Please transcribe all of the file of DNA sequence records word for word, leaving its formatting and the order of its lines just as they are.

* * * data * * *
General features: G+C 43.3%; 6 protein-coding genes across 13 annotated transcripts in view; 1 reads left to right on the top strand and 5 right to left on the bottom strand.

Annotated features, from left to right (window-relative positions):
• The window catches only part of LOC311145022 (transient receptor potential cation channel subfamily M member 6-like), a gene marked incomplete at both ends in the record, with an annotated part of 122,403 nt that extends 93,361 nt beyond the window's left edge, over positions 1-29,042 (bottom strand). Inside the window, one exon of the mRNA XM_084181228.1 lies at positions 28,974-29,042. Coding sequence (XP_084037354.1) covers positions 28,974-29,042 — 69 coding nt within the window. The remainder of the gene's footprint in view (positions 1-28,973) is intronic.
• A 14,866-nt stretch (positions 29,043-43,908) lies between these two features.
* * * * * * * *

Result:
General features: G+C 43.3%; 6 protein-coding genes across 13 annotated transcripts in view; 1 reads left to right on the top strand and 5 right to left on the bottom strand.

Annotated features, from left to right (window-relative positions):
• The window catches only part of LOC311145022 (transient receptor potential cation channel subfamily M member 6-like), a gene marked incomplete at both ends in the record, with an annotated part of 122,403 nt that extends 93,361 nt beyond the window's left edge, over positions 1-29,042 (bottom strand). Inside the window, one exon of the mRNA XM_084181228.1 lies at positions 28,974-29,042. Coding sequence (XP_084037354.1) covers positions 28,974-29,042 — 69 coding nt within the window. The remainder of the gene's footprint in view (positions 1-28,973) is intronic.
• A 14,866-nt stretch (positions 29,043-43,908) lies between these two features.